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One Day in Pompeii


Once in Napoli you have to visit Pompeii. Amazingly enough, even after 2000 years, it’s still there. Having seen the documentary Pompeii: The Last Day (BBC)  lately and the movie “The Last Days of Pompeii” at a very young age, the only images I had in my mind were those of the tragic destiny of inhabitants of Pompeii after the deadly eruption of Vesuvius. Taking the train for 30 minutes in order to visit the archaeological city of Pompeii was an adventure itself. It felt like a trip back a century ago. The train was so old, giving wrongfully the impression of going into peaces at any moment by driving at such a high speed. But that was nothing compared to the sensation of going through the roads of Pompeii, once completely buried for more than 15 centuries under 4 millions tonnes of rock, purnice stones and ash spilled over from now sleeping mountain of Vesuvius.

After centuries of neglect, excavations have returned in full swing in the second most visited archeological site in Europe, after Colosseum in Rome. And that’s for a good reason. Pompeii is simply too fascinating and important to the world heritage to leave it buried under the ashes of neglect. A grant from EU in 2012 amounting 100 million Euros and an additional 30 million Euro appropriated from Italian government are revolutionizing the site. About 3 million visitors from all over the world come to grasp the enchantment of the antic city.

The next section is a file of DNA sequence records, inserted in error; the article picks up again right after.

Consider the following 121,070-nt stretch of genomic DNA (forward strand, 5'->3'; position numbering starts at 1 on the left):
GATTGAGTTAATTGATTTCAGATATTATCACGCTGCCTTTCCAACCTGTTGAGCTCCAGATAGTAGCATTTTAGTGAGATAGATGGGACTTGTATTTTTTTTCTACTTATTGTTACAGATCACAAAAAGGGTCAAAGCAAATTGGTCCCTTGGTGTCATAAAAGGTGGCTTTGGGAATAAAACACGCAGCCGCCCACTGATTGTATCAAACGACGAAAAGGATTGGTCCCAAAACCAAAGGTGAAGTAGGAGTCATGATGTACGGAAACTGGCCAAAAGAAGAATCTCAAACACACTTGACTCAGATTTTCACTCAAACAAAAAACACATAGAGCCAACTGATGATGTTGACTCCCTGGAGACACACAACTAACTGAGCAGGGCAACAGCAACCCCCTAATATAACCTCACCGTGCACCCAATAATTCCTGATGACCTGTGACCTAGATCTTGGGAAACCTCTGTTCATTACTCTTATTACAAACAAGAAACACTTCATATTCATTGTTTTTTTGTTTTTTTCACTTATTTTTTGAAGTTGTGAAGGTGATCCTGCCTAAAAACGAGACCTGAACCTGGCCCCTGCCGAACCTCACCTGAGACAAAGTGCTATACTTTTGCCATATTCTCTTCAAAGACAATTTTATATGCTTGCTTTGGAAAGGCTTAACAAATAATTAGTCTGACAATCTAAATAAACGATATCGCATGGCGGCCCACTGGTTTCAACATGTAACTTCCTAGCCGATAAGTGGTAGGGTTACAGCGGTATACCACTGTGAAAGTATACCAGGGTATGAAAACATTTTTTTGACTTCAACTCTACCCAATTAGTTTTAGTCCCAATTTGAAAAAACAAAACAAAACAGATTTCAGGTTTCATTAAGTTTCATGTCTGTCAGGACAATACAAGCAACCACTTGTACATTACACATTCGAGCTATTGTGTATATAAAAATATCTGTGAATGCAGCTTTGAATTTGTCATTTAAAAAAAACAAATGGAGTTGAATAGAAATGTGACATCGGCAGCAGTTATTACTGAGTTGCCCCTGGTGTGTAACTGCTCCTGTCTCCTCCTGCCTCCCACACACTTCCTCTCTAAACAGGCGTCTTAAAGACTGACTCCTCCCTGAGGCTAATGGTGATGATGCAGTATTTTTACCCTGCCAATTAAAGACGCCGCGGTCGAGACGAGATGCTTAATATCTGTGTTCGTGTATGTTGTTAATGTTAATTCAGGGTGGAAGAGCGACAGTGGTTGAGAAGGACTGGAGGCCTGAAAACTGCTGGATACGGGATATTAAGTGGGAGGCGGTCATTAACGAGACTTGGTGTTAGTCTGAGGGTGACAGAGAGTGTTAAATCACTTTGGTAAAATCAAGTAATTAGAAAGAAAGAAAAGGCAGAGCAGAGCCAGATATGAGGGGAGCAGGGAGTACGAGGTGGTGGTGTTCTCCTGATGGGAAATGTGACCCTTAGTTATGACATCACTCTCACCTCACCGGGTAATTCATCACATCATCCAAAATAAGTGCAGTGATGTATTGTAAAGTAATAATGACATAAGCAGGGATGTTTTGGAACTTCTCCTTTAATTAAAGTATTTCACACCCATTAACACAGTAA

It’s impressive to see how well organized and structured Pompeii was. The size of the houses shows to the status of the inhabitants in that society. From the small surfaced room of the tragic poet, the middle-sized houses of gladiators, to the opulent temples of wealthy masters. In the end the civilization hasn’t change much in the last 20 centuries in terms of wealth preservation and classification.

For a team of more than 200 archeologists, anthropologists and technicians working in this ambitious project has been an ongoing emotional process discovering the bodies of victims encased in solidified ash. These discoveries together with the objects and their belongings replay not only the last moments of Pompeians, but also provide clues to their social-economic class and the lifestyle. It is believed that Pompeii ethnic diversity due to trade compares to London or New York nowadays.

Spending one day in Pompeii was for me not only an unique experience – grandiose in size, but also an emotional revival of the overwhelming tragedy in the history of civilization.

 

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